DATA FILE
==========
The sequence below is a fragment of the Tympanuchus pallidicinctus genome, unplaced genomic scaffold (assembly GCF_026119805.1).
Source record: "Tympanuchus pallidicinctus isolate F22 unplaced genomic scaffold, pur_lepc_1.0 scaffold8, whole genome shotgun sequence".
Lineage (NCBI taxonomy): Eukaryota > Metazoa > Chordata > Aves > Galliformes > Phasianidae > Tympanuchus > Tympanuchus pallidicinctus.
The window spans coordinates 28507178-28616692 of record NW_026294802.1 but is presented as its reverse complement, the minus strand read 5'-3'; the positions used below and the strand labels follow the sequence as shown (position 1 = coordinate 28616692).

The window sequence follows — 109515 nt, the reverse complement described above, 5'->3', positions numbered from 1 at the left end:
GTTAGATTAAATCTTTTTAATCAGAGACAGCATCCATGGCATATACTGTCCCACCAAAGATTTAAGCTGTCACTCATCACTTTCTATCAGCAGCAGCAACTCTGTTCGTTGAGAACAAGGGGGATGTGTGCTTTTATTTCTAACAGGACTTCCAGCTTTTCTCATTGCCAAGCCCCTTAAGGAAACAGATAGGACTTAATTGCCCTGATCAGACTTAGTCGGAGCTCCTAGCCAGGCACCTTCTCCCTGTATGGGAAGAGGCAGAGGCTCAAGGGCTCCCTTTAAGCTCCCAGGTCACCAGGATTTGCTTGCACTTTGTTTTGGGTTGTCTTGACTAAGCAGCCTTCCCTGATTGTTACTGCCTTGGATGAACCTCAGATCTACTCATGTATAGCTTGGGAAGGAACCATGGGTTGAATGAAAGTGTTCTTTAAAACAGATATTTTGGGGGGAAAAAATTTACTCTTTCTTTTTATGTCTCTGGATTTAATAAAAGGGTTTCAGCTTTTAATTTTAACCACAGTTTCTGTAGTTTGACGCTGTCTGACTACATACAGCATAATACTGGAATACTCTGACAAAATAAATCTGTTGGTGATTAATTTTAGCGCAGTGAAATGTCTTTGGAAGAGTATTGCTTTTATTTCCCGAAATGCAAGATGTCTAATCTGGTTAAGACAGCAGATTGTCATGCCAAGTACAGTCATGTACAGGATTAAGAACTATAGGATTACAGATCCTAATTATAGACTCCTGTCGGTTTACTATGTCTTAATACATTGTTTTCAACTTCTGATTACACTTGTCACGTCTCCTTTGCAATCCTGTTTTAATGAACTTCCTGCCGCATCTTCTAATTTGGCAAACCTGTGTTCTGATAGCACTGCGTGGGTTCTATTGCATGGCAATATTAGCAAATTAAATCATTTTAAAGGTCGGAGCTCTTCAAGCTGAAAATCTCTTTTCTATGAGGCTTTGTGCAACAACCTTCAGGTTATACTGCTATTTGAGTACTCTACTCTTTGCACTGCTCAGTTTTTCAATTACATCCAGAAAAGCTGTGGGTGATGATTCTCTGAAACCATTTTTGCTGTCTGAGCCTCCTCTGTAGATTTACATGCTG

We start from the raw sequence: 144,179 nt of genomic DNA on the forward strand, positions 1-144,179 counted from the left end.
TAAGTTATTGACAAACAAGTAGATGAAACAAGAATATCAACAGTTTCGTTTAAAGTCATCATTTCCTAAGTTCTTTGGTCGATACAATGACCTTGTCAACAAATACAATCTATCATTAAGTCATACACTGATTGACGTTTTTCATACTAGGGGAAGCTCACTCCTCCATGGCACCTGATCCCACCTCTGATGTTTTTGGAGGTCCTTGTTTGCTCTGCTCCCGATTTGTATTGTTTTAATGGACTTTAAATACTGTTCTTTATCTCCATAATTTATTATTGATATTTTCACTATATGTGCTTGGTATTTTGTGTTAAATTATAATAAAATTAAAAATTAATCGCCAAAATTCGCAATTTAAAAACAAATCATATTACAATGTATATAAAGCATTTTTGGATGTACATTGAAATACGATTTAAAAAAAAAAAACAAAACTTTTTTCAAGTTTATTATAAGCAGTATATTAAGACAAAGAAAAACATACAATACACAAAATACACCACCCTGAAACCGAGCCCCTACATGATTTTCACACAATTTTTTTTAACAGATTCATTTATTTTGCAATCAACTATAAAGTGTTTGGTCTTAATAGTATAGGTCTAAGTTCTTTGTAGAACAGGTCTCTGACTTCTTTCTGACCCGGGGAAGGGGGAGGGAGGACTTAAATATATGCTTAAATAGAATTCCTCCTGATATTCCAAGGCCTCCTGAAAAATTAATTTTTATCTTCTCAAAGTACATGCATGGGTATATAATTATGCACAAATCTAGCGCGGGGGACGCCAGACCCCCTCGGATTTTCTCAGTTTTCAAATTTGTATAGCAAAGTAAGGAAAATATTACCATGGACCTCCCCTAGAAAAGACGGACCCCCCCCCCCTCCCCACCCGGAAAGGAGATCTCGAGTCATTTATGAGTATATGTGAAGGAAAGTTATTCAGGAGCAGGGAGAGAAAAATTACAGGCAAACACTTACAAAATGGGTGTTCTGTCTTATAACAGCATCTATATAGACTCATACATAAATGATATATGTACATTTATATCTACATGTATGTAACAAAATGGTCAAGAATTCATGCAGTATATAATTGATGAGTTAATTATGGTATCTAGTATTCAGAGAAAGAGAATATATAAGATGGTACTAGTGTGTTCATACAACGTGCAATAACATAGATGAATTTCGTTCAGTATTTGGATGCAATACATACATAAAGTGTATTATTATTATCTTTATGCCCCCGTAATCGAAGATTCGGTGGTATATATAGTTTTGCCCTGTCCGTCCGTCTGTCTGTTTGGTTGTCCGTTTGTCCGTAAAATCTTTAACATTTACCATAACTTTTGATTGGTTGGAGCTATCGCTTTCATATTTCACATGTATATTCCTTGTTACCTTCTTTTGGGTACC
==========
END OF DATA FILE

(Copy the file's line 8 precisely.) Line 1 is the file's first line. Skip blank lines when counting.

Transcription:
TAAGTTATTGACAAACAAGTAGATGAAACAAGAATATCAACAGTTTCGTTTAAAGTCATCATTTCCTAAGTTCTTTGGTCGATACAATGACCTTGTCAACAAATACAATCTATCATTAAGTCATACACTGATTGACGTTTTTCATACTAGGGGAAGCTCACTCCTCCATGGCACCTGATCCCACCTCTGATGTTTTTGGAGGTCCTTGTTTGCTCTGCTCCCGATTTGTATTGTTTTAATGGACTTTAAATACTGTTCTTTATCTCCATAATTTATTATTGATATTTTCACTATATGTGCTTGGTATTTTGTGTTAAATTATAATAAAATTAAAAATTAATCGCCAAAATTCGCAATTTAAAAACAAATCATATTACAATGTATATAAAGCATTTTTGGATGTACATTGAAATACGATTTAAAAAAAAAAAACAAAACTTTTTTCAAGTTTATTATAAGCAGTATATTAAGACAAAGAAAAACATACAATACACAAAATACACCACCCTGAAACCGAGCCCCTACATGATTTTCACACAATTTTTTTTAACAGATTCATTTATTTTGCAATCAACTATAAAGTGTTTGGTCTTAATAGTATAGGTCTAAGTTCTTTGTAGAACAGGTCTCTGACTTCTTTCTGACCCGGGGAAGGGGGAGGGAGGACTTAAATATATGCTTAAATAGAATTCCTCCTGATATTCCAAGGCCTCCTGAAAAATTAATTTTTATCTTCTCAAAGTACATGCATGGGTATATAATTATGCACAAATCTAGCGCGGGGGACGCCAGACCCCCTCGGATTTTCTCAGTTTTCAAATTTGTATAGCAAAGTAAGGAAAATATTACCATGGACCTCCCCTAGAAAAGACGGACCCCCCCCCCCTCCCCACCCGGAAAGGAGATCTCGAGTCATTTATGAGTATATGTGAAGGAAAGTTATTCAGGAGCAGGGAGAGAAAAATTACAGGCAAACACTTACAAAATGGGTGTTCTGTCTTATAACAGCATCTATATAGACTCATACATAAATGATATATGTACATTTATATCTACATGTATGTAACAAAATGGTCAAGAATTCATGCAGTATATAATTGATGAGTTAATTATGGTATCTAGTATTCAGAGAAAGAGAATATATAAGATGGTACTAGTGTGTTCATACAACGTGCAATAACATAGATGAATTTCGTTCAGTATTTGGATGCAATACATACATAAAGTGTATTATTATTATCTTTATGCCCCCGTAATCGAAGATTCGGTGGTATATATAGTTTTGCCCTGTCCGTCCGTCTGTCTGTTTGGTTGTCCGTTTGTCCGTAAAATCTTTAACATTTACCATAACTTTTGATTGGTTGGAGCTATCGCTTTCATATTTCACATGTATATTCCTTGTTACCTTCTTTTGGGTACC